The Franzen Book


This is an incredible piece of work.

But not everybody will enjoy it. Because it’s written for a small coterie of industry insiders and Iowa Workshop believers and this makes it a bit difficult to read and is the case with all of the works lauded by these cliques, plot is secondary.

But the interior dialogue is AMAZING!

Yes, what sells best is genre fiction. Crime, mystery, romance. People read for plot. That is not “Crossroads.”

What you’ve got is a family outside Chicago in the early seventies. The father is a minister and there are four children and…what is everybody thinking?

The father is unhappy in his marriage and fixated on a young widow, who trades on her looks to get men’s attention but folds in the process. This is the nature of life, everybody has a wandering eye. How do you cope with it? After your marriage has miles, after you’ve fallen into a rut, you see someone who titillates you, you interact in the breezy way you once did with your significant other, and can you resist the pull?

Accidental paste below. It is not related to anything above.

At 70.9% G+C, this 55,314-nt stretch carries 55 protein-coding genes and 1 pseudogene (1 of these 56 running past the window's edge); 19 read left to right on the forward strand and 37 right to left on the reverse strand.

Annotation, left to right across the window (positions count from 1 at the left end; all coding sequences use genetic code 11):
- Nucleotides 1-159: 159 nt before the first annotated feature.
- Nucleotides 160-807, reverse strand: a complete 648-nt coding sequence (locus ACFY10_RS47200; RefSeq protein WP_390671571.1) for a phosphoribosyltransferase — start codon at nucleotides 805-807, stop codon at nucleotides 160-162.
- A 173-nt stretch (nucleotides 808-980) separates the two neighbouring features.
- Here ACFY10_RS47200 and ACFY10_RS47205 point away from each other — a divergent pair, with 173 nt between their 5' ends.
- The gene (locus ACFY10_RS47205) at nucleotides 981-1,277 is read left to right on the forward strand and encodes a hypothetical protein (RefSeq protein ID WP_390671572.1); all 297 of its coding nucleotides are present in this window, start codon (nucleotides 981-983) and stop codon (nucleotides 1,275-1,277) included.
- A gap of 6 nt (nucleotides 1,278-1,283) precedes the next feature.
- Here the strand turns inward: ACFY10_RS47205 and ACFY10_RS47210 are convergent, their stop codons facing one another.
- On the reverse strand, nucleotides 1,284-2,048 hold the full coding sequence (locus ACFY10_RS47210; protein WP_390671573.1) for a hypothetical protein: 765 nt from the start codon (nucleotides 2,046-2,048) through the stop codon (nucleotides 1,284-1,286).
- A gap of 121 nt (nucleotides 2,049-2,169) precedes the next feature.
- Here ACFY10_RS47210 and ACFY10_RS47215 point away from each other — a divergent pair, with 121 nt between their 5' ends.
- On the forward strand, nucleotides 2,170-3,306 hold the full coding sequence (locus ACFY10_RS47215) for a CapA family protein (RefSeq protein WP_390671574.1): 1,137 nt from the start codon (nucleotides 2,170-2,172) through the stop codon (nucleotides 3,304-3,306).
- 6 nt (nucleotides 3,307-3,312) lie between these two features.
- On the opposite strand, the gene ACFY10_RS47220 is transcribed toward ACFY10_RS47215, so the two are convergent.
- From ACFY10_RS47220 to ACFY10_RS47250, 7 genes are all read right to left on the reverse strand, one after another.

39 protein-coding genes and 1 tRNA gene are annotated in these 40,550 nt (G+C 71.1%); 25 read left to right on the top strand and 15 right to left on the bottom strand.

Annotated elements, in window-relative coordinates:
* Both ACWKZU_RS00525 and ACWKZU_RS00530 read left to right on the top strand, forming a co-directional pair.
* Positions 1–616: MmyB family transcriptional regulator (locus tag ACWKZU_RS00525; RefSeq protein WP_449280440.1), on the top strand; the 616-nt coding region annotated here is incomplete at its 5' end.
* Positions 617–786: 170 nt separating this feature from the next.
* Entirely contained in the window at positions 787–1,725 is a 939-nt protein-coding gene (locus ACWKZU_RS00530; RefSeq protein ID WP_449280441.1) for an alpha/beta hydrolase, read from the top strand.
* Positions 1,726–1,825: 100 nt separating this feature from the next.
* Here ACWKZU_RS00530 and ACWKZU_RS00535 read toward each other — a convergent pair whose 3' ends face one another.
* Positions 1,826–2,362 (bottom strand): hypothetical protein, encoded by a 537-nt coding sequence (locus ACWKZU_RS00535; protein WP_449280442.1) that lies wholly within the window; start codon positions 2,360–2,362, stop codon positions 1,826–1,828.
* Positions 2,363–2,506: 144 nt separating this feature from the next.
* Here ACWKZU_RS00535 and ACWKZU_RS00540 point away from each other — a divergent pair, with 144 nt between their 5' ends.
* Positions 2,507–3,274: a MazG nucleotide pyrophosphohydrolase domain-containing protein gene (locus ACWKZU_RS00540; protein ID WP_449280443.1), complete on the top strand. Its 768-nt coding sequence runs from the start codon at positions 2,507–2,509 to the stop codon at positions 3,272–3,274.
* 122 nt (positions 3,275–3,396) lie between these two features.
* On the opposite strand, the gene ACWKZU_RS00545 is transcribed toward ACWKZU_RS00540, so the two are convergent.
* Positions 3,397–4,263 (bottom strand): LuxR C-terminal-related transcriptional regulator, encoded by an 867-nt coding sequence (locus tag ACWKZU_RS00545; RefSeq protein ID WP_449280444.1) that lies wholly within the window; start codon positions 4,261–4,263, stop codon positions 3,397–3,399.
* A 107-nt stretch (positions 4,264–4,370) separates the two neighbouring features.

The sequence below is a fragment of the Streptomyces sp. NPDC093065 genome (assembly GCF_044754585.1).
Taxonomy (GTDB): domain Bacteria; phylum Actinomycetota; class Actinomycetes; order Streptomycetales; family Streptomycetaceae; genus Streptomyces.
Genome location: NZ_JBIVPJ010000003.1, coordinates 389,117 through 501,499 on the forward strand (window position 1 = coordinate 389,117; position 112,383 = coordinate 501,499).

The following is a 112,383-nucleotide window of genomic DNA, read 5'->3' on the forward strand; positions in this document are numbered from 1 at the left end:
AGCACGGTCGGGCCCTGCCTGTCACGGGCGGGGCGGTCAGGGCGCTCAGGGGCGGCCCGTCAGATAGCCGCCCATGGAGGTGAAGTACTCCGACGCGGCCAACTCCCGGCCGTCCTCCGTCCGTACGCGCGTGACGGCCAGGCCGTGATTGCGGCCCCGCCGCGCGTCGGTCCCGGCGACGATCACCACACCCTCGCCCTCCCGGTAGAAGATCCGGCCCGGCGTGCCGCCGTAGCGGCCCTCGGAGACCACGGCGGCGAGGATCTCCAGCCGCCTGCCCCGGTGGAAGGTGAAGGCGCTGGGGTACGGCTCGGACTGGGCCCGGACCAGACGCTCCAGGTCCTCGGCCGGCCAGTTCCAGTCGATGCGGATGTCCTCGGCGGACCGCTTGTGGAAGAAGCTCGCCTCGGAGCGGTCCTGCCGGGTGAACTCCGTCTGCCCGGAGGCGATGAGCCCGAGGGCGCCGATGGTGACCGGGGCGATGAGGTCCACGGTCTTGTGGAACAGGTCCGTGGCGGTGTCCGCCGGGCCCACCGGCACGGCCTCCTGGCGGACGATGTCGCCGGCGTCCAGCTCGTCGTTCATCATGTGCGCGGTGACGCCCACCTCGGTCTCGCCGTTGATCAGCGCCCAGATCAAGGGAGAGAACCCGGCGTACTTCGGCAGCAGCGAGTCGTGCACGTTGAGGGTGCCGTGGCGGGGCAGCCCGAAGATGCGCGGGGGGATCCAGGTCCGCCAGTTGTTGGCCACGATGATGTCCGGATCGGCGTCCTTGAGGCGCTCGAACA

I’m of a mind that you should. You’ve got history with your partner. To get this far you’ve worked through so much, made so many compromises, the new person who looks great on the surface almost never is once you peel back the layers and get close.

And the people from your past. Do you have one relationship that haunts you? That you think if you only had gone back in time and taken a different path your life would have turned out differently and you’d have ended up much happier?

And how happy are you with yourself now? You’ve gained a few pounds, you’ve lost some hair, you were just going through life and then suddenly you found you were outside the mainstream. You were doing your job, raising your children, and were less concerned with yourself and now what?

Never mind those who are so narcissistic that the focus is always them, those who never fully integrate, never mind grow up.

And just because you’re young that doesn’t mean you don’t have the equivalent interior dialogue. It’s running 24/7 through everybody. You can’t depict it in movies or TV, you can touch it in songs, but it lives most in books, assuming you decide to go there, most people don’t, some do, but almost no one as deep as Jonathan Franzen.